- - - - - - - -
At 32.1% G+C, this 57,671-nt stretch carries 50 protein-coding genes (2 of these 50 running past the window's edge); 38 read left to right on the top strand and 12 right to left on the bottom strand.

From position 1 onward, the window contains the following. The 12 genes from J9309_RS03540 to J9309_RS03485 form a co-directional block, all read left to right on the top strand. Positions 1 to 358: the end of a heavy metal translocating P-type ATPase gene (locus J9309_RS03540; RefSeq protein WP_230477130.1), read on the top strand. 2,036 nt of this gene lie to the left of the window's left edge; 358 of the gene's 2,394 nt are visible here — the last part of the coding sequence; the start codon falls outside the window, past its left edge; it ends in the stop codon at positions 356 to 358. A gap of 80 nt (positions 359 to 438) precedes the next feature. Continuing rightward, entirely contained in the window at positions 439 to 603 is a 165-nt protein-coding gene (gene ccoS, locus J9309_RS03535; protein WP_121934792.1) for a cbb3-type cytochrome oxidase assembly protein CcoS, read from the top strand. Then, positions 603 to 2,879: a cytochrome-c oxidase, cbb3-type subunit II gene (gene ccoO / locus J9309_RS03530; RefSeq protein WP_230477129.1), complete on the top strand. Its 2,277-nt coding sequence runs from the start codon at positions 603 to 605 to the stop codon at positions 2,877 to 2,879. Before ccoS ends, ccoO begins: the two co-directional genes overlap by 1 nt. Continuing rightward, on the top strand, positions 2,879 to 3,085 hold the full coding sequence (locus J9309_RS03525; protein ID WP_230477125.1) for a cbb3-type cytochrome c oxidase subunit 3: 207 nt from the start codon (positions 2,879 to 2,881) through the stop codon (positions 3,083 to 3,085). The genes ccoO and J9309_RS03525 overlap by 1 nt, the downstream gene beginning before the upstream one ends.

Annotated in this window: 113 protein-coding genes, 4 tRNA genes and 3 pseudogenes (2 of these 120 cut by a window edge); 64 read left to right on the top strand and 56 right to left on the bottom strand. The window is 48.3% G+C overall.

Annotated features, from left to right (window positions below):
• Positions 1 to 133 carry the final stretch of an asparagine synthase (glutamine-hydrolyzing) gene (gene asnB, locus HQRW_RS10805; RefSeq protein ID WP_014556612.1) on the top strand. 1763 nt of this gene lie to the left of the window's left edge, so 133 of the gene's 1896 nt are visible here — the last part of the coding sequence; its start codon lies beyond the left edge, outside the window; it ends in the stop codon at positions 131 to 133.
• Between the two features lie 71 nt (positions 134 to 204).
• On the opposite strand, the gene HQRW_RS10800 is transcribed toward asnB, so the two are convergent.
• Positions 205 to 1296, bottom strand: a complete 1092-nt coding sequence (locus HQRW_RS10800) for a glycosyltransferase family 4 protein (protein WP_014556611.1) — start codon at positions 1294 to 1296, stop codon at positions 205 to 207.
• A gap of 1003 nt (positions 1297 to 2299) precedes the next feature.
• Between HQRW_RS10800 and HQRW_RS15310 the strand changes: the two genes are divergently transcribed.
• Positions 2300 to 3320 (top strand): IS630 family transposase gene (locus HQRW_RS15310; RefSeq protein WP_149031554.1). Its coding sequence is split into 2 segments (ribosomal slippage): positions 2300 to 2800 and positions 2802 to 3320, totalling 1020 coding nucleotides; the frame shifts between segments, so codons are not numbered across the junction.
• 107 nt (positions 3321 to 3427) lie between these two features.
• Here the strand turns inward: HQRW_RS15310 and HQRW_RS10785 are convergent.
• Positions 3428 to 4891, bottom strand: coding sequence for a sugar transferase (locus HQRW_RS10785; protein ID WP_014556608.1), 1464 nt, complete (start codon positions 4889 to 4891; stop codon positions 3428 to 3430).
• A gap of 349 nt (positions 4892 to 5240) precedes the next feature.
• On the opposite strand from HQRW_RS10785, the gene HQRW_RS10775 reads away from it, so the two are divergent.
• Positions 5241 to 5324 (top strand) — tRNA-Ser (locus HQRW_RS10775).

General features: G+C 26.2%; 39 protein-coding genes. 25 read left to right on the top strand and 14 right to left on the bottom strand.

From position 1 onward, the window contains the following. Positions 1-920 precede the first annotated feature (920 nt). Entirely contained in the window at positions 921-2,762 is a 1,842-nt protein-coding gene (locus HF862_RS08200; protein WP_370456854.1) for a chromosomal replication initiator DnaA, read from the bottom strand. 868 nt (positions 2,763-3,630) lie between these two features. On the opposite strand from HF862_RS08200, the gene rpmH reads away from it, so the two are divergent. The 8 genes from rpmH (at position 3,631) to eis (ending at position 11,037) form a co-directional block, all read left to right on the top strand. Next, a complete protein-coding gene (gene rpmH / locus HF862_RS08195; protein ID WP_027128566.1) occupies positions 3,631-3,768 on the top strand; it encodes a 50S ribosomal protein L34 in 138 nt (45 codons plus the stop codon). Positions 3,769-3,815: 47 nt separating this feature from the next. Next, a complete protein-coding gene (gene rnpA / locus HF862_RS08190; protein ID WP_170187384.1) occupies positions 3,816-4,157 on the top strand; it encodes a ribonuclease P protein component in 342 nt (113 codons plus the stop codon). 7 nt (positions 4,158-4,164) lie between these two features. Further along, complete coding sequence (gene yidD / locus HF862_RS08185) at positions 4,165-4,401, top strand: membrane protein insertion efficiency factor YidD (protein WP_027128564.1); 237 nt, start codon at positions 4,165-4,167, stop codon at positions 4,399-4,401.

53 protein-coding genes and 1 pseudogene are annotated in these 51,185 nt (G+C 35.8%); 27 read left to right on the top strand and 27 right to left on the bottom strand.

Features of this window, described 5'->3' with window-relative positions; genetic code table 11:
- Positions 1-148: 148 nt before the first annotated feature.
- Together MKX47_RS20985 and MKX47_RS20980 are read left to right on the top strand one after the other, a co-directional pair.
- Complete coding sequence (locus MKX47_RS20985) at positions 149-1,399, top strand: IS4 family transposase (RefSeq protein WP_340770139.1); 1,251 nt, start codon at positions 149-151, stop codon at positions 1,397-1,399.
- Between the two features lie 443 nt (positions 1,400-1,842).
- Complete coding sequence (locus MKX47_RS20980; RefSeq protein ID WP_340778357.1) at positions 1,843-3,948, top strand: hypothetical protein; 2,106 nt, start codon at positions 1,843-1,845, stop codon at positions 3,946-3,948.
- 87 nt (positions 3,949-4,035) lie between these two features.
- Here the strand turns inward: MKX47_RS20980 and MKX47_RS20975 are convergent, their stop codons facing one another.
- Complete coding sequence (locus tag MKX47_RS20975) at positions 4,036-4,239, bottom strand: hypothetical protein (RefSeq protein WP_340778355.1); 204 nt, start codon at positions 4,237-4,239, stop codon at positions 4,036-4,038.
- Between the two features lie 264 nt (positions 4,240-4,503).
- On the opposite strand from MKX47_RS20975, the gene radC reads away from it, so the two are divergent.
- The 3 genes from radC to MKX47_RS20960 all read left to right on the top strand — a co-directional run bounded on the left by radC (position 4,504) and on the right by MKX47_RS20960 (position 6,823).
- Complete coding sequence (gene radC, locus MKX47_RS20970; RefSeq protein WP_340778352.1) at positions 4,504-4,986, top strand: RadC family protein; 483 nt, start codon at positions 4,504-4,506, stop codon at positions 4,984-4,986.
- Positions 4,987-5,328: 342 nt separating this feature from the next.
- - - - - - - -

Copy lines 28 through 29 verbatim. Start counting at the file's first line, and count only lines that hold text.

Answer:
- Here the strand turns inward: MKX47_RS20980 and MKX47_RS20975 are convergent, their stop codons facing one another.
- Complete coding sequence (locus tag MKX47_RS20975) at positions 4,036-4,239, bottom strand: hypothetical protein (RefSeq protein WP_340778355.1); 204 nt, start codon at positions 4,237-4,239, stop codon at positions 4,036-4,038.